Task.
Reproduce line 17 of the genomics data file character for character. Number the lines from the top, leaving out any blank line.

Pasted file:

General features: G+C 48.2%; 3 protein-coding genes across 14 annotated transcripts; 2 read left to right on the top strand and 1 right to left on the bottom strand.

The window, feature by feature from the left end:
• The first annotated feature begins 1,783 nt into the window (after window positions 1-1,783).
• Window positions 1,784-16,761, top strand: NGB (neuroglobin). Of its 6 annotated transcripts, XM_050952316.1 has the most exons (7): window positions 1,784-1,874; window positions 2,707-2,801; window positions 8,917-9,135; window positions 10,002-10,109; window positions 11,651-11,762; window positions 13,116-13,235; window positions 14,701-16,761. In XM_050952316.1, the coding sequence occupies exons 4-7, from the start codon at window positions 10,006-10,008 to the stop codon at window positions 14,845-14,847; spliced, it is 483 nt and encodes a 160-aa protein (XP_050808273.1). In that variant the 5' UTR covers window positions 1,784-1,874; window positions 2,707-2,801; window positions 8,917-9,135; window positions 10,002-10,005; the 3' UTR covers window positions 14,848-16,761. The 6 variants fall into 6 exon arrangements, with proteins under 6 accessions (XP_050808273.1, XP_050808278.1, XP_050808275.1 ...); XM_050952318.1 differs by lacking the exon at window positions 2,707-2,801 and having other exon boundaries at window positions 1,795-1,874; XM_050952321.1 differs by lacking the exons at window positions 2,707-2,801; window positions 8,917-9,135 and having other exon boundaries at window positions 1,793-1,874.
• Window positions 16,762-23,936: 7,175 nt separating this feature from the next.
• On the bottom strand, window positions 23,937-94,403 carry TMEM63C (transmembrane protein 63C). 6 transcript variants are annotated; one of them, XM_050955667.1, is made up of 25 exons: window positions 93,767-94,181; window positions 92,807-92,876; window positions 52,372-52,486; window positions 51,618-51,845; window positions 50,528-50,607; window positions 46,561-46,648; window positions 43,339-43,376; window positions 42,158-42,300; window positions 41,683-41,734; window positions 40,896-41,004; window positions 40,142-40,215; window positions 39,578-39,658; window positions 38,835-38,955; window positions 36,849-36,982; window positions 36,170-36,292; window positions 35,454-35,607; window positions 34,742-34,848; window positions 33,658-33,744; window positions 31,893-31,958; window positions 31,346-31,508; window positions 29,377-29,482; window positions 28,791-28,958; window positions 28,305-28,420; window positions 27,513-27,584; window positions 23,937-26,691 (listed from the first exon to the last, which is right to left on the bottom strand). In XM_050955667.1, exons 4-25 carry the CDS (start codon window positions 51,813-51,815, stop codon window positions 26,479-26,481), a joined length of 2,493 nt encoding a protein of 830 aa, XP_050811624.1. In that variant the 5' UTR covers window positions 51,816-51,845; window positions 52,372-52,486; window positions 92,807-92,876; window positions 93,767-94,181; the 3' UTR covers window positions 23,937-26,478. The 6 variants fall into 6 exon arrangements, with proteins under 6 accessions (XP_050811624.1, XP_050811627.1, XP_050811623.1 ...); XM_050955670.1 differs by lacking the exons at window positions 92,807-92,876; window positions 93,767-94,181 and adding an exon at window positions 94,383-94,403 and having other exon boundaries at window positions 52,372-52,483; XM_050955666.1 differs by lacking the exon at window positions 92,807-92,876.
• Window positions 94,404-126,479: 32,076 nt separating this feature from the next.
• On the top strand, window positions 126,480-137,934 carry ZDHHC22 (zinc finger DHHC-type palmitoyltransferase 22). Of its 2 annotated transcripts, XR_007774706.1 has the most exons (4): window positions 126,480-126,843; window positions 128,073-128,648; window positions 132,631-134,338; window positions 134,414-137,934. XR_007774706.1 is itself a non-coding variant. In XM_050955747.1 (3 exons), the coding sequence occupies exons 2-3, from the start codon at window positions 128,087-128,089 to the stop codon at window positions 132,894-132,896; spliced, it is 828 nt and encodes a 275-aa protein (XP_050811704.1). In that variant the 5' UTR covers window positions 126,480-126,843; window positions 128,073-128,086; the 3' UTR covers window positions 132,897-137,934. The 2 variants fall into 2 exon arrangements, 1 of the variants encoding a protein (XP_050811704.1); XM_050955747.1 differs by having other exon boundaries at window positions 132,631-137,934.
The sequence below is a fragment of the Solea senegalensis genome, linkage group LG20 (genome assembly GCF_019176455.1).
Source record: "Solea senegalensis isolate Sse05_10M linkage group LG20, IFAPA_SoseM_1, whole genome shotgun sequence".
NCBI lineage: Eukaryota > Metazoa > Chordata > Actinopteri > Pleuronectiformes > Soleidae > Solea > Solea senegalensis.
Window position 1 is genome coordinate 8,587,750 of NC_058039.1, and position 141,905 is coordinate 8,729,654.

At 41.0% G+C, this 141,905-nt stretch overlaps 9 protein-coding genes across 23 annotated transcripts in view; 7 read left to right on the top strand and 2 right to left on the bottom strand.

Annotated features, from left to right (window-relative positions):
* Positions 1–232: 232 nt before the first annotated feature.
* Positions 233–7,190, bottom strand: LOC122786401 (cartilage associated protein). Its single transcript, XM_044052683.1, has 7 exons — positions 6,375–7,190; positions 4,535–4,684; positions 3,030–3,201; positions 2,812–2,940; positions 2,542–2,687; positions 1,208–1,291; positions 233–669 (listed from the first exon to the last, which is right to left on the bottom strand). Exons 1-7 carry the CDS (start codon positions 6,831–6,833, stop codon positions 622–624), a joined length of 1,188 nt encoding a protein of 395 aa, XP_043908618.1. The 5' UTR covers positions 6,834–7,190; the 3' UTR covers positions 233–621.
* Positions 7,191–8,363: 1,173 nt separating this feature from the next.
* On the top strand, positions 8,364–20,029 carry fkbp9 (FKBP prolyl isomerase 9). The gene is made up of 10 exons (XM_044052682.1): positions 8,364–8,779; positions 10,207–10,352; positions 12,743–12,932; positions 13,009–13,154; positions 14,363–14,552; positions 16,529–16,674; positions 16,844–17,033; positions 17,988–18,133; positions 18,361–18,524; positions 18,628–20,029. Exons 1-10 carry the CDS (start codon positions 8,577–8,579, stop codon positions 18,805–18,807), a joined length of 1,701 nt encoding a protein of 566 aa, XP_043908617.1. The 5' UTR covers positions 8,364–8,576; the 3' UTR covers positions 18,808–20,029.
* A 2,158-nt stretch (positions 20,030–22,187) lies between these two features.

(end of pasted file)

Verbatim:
* Positions 7,191–8,363: 1,173 nt separating this feature from the next.